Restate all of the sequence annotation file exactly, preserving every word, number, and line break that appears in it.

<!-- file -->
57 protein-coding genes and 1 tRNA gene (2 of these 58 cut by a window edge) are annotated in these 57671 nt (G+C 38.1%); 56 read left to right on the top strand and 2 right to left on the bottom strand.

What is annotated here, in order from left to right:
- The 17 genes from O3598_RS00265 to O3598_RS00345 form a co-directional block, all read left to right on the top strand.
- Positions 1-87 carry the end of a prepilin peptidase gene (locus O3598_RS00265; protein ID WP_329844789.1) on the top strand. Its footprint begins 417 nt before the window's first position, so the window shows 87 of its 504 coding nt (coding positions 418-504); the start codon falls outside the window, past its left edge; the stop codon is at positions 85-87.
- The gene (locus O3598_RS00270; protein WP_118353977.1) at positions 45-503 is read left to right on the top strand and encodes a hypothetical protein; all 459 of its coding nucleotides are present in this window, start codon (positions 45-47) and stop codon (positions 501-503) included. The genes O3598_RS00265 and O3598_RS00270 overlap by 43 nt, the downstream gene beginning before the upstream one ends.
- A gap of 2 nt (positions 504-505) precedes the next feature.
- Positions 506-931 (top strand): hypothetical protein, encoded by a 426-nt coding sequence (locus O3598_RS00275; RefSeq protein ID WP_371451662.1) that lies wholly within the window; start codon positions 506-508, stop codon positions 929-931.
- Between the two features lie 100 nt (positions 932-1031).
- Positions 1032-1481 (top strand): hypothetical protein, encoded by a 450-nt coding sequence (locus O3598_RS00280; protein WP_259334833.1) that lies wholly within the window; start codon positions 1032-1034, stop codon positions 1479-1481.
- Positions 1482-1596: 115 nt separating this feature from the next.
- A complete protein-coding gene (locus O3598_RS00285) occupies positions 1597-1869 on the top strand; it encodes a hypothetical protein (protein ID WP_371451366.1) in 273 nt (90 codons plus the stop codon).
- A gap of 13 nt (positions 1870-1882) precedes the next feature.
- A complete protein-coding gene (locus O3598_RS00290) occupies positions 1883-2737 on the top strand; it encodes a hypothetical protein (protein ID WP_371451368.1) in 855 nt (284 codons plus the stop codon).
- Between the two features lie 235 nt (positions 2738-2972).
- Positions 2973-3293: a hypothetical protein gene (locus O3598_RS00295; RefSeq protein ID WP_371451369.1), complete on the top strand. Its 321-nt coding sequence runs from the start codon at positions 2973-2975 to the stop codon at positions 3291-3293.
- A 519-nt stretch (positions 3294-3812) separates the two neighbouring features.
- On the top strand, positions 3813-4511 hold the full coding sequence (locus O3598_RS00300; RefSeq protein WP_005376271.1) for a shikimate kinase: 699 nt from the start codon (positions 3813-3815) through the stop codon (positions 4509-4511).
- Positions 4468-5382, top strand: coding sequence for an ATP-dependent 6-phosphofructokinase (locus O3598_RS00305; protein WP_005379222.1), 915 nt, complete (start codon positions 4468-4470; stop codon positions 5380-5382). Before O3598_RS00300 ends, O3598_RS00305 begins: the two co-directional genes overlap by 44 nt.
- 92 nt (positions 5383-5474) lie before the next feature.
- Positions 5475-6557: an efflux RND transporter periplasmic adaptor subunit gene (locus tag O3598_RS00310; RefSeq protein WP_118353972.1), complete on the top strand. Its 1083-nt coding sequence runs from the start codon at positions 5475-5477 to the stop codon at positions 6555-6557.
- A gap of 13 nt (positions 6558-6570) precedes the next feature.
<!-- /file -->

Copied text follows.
57 protein-coding genes and 1 tRNA gene (2 of these 58 cut by a window edge) are annotated in these 57671 nt (G+C 38.1%); 56 read left to right on the top strand and 2 right to left on the bottom strand.

What is annotated here, in order from left to right:
- The 17 genes from O3598_RS00265 to O3598_RS00345 form a co-directional block, all read left to right on the top strand.
- Positions 1-87 carry the end of a prepilin peptidase gene (locus O3598_RS00265; protein ID WP_329844789.1) on the top strand. Its footprint begins 417 nt before the window's first position, so the window shows 87 of its 504 coding nt (coding positions 418-504); the start codon falls outside the window, past its left edge; the stop codon is at positions 85-87.
- The gene (locus O3598_RS00270; protein WP_118353977.1) at positions 45-503 is read left to right on the top strand and encodes a hypothetical protein; all 459 of its coding nucleotides are present in this window, start codon (positions 45-47) and stop codon (positions 501-503) included. The genes O3598_RS00265 and O3598_RS00270 overlap by 43 nt, the downstream gene beginning before the upstream one ends.
- A gap of 2 nt (positions 504-505) precedes the next feature.
- Positions 506-931 (top strand): hypothetical protein, encoded by a 426-nt coding sequence (locus O3598_RS00275; RefSeq protein ID WP_371451662.1) that lies wholly within the window; start codon positions 506-508, stop codon positions 929-931.
- Between the two features lie 100 nt (positions 932-1031).
- Positions 1032-1481 (top strand): hypothetical protein, encoded by a 450-nt coding sequence (locus O3598_RS00280; protein WP_259334833.1) that lies wholly within the window; start codon positions 1032-1034, stop codon positions 1479-1481.
- Positions 1482-1596: 115 nt separating this feature from the next.
- A complete protein-coding gene (locus O3598_RS00285) occupies positions 1597-1869 on the top strand; it encodes a hypothetical protein (protein ID WP_371451366.1) in 273 nt (90 codons plus the stop codon).
- A gap of 13 nt (positions 1870-1882) precedes the next feature.
- A complete protein-coding gene (locus O3598_RS00290) occupies positions 1883-2737 on the top strand; it encodes a hypothetical protein (protein ID WP_371451368.1) in 855 nt (284 codons plus the stop codon).
- Between the two features lie 235 nt (positions 2738-2972).
- Positions 2973-3293: a hypothetical protein gene (locus O3598_RS00295; RefSeq protein ID WP_371451369.1), complete on the top strand. Its 321-nt coding sequence runs from the start codon at positions 2973-2975 to the stop codon at positions 3291-3293.
- A 519-nt stretch (positions 3294-3812) separates the two neighbouring features.
- On the top strand, positions 3813-4511 hold the full coding sequence (locus O3598_RS00300; RefSeq protein WP_005376271.1) for a shikimate kinase: 699 nt from the start codon (positions 3813-3815) through the stop codon (positions 4509-4511).
- Positions 4468-5382, top strand: coding sequence for an ATP-dependent 6-phosphofructokinase (locus O3598_RS00305; protein WP_005379222.1), 915 nt, complete (start codon positions 4468-4470; stop codon positions 5380-5382). Before O3598_RS00300 ends, O3598_RS00305 begins: the two co-directional genes overlap by 44 nt.
- 92 nt (positions 5383-5474) lie before the next feature.
- Positions 5475-6557: an efflux RND transporter periplasmic adaptor subunit gene (locus tag O3598_RS00310; RefSeq protein WP_118353972.1), complete on the top strand. Its 1083-nt coding sequence runs from the start codon at positions 5475-5477 to the stop codon at positions 6555-6557.
- A gap of 13 nt (positions 6558-6570) precedes the next feature.